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Morphosis designs multi-bridged form building in Sejong City

Pritzker prize-winning architect Thom Mayne's firm Morphosis has released the design for a multi-bridged form commercial building in Sejong City, a new metropolitan centre designated as a special administrative zone in South Korea. Named Sejong M-Bridge, the 85,000m2 building will be built where many governmental departments and ministries are situated.
All images © Morphosis

"In 2003, the government of South Korea announced ambitious plans to move the capital out of Seoul, in an effort to encourage more balanced development and political influence across the country," explained Morphosis.

"Construction on the new city commenced in 2009, following a unique masterplan for a network of government and civic buildings linked end-to-end by skybridges and rooftop garden paths."

As part of the city masterplan, Morphosis proposes a walkable "high-line" for the new commercial development. The building will comprise commercial offices, retail units, a movie theatre, public cultural spaces and observation bridge.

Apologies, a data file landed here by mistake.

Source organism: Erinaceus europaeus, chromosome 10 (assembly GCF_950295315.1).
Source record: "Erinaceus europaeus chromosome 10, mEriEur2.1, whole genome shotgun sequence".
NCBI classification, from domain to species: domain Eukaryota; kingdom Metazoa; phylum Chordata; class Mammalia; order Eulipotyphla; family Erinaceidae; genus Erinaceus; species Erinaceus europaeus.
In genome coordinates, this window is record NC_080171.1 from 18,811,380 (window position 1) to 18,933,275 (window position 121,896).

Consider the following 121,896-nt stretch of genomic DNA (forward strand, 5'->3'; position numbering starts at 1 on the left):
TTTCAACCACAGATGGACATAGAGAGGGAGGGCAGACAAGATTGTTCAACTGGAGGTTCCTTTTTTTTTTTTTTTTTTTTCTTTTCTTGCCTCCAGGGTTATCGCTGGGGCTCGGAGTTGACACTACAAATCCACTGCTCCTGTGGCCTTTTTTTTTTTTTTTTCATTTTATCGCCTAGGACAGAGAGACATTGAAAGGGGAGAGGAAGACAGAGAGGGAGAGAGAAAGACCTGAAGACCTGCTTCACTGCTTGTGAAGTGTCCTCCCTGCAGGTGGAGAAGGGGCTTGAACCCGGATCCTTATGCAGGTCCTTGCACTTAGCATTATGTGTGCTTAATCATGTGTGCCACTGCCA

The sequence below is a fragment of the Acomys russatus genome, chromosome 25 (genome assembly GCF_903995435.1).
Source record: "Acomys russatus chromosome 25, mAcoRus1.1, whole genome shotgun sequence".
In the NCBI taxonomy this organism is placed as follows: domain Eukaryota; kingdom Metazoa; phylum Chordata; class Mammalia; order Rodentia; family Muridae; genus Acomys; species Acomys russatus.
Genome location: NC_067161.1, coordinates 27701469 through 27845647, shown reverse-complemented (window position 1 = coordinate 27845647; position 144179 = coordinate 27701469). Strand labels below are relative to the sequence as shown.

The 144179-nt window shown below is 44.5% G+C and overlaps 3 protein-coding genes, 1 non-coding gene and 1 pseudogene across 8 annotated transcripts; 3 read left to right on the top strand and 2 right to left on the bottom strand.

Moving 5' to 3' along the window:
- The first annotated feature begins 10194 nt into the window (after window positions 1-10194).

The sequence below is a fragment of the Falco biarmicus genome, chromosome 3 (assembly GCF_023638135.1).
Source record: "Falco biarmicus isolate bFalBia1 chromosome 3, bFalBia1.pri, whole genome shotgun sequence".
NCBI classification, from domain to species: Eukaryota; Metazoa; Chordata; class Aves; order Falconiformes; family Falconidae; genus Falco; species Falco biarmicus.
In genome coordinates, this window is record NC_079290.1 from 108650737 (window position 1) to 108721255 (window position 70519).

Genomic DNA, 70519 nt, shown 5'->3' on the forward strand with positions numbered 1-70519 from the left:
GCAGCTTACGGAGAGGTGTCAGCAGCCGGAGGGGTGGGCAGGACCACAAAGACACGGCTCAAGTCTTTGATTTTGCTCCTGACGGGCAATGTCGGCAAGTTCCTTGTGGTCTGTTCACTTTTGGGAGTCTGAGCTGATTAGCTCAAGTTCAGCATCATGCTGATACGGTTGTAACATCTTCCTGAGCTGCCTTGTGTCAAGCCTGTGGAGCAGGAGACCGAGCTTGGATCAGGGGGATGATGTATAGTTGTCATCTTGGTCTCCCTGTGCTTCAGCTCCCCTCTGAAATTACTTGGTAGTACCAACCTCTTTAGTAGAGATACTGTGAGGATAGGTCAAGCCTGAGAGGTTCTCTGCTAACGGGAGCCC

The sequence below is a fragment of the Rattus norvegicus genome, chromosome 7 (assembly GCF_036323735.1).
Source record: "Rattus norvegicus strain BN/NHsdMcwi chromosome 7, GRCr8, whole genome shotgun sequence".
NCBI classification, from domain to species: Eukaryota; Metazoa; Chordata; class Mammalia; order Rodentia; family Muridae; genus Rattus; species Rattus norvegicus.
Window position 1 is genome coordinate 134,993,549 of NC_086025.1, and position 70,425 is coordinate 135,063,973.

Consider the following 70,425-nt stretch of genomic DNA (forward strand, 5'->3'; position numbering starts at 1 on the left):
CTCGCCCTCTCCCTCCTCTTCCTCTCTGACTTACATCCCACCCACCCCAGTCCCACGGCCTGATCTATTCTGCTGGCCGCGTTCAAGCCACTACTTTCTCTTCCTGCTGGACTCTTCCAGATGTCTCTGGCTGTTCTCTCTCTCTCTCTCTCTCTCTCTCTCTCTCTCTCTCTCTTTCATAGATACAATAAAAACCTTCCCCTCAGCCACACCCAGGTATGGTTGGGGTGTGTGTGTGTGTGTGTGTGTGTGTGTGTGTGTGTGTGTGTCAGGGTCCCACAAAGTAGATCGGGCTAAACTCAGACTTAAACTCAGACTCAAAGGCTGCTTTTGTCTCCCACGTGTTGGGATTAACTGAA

The Sejong M-Bridge will be one of the first large-scale commercial projects to be completed in the new masterplan, with a multi-bridged form that references the lifted connections of the neighbouring governmental buildings.

All images © Morphosis

Welcoming public realm


The design scheme nutures a welcoming public realm in the new city, with a green park, outdoor amphitheater, and riverwalk connecting to ground-floor retail and cinema.

The architects lift retail units and dining outlets that are lined with the lifted pedestrian walkway, while at the eleventh storey a skybridge links the three office towers with a public observation deck and retail space.

"Supporting the client’s desire to create an exemplary green building, the façade is wrapped in a distinctive brise-soleil, designed to allow for optimum shading, energy conservation, and views," added the architects.

The building is under construction at site and is scheduled to be completed this year.

Article originally published on World Architecture Community.
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